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Carrot or stick?? Advice greatly needed on how to deal with 13 year old son's behaviour at school.(4 Posts)
Apologies everyone for the long post but wanted to get it all down!
I guess what I'm after is advice from parents who've been through this and can say what worked and what didn't.
Since my DS started Y8 I've been getting one, sometimes two, calls from teachers per week (it's their policy) saying that my DS has been issued a minor, or sometimes senior, detention for bad behaviour in class.
My DS is bright, is in the top groups for his key subjects, but says he finds school boring and hates most of his teachers. In a call today, a head of year said that he is regarded as a 'persistent low level disruptor'. His test results and grades have started to slip as well.
My initial reaction is to remove what he loves for periods of days whenever this happens, i.e. his iPad and PS4 controller. But I worry that he's rapidly becoming ground down and that I should maybe take a more thoughtful approach, like giving him incentives to do well instead - or is this way too soft?
He gets up really early to go to school, is incredibly organised and reliable but seems to have an 'I hate everyone' attitude at the moment. I should also mention that, while his social life at school seems good, he's not that social outside of it this year for some reason, which may mean that he's overly relying on school for the social aspect (although he attends sports clubs three times a week).
I'm wondering if this is a typical phase that Y8s go through, or if we're at a crucial crossroads in his life and the decisions we make now will have a direct bearing on how his life turns out. I probably sound a bit dramatic but I'm very worried!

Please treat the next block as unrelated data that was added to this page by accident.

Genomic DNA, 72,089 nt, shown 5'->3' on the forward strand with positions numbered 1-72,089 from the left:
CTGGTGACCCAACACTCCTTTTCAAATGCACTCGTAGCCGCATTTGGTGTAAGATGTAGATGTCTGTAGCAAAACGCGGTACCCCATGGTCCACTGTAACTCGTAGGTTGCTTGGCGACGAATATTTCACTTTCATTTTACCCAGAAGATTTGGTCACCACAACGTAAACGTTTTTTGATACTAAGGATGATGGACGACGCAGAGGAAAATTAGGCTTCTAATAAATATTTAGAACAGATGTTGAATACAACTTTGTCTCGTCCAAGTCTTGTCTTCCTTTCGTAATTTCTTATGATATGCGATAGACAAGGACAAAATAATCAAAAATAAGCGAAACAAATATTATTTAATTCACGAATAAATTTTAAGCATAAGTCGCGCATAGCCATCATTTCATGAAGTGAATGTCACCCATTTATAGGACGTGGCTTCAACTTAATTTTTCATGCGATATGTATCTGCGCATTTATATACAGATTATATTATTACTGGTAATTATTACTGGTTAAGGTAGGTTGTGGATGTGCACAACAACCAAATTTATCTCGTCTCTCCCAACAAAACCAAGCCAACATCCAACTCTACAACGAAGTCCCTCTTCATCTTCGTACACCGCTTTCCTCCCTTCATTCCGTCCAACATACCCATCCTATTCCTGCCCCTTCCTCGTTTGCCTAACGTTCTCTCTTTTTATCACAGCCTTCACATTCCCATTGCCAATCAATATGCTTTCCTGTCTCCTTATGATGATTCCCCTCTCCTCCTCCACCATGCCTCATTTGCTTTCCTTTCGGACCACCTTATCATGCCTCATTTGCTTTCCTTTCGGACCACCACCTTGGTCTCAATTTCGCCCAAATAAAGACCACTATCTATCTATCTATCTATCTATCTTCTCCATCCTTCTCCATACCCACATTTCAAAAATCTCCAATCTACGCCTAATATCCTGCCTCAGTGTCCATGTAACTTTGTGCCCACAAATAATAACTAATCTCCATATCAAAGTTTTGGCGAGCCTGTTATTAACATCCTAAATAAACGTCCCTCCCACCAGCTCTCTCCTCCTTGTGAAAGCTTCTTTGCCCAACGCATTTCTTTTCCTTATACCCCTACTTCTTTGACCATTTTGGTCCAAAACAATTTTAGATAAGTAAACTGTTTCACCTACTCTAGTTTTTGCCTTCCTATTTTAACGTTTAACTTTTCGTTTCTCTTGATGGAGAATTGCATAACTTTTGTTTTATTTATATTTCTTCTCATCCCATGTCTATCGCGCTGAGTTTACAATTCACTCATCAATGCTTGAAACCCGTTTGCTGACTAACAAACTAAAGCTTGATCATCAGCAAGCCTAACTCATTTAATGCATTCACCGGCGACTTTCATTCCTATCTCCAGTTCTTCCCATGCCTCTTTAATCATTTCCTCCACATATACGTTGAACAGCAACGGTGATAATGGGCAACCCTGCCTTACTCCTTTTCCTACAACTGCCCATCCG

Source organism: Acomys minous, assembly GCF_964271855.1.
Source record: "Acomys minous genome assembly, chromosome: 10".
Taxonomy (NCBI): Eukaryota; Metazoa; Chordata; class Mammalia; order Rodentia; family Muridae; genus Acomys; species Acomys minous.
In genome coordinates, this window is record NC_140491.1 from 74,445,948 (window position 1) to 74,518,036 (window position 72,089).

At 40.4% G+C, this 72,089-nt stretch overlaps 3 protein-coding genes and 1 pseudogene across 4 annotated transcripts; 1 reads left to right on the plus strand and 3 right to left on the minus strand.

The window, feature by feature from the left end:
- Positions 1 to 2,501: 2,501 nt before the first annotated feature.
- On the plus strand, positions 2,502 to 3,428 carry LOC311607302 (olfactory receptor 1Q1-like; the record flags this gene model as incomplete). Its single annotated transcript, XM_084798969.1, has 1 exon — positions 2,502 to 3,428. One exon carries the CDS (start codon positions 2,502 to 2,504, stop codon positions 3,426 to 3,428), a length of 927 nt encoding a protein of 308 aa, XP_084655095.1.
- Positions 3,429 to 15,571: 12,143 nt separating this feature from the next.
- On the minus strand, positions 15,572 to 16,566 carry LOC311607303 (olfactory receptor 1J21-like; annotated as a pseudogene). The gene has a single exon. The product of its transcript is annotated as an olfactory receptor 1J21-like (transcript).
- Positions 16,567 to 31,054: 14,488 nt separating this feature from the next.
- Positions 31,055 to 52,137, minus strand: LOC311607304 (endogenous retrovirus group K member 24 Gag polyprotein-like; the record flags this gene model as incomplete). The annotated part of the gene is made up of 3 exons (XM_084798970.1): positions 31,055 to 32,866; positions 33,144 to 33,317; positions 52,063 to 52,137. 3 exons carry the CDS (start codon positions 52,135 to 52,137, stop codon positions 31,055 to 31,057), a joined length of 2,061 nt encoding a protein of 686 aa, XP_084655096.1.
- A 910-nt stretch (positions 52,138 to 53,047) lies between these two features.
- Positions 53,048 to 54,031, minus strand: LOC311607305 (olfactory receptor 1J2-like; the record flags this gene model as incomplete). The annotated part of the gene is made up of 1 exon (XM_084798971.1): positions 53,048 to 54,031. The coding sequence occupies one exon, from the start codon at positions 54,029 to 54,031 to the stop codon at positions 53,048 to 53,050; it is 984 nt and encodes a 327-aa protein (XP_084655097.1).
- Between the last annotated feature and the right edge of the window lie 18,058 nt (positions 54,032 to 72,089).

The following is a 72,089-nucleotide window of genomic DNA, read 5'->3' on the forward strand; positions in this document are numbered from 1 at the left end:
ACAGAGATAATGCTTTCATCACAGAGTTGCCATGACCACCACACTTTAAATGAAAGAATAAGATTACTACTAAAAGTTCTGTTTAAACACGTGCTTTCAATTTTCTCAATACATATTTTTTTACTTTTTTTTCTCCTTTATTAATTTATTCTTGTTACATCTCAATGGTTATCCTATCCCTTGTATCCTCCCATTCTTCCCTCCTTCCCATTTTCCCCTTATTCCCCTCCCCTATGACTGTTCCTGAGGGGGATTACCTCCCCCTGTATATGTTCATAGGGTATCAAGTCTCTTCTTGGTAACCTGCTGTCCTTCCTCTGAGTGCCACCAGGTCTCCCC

Taking away what he feels are privileges will be too severe, and he may react badly. Taking away things he takes for granted will help him more. Examples; he can do all his own cooking and washing up, his laundry, his cleaning. For maybe three or four weeks or until he keeps a clean record for a few weeks.
Being clear and not angry when discussing why this has happened will help. Don't sink to bickering or trying to justify yourself - you don't have to, and if he makes it a conversation, he will think he is getting away with softening his punishment or he will feel disrespected and won't abide by the new house rules.
I am a secondary school teacher. If he was in my form then I would suggest he went on target a report. A report where he has three target e.g. 1) To focus on my work
2) To work to the best of my ability
Or whatever they should be for him. He would then take his report to all lessons and the teacher would tick if he had achieved them the teacher ticks the appropriate box.
This will give your son some thing which clear and achievable to work towards.
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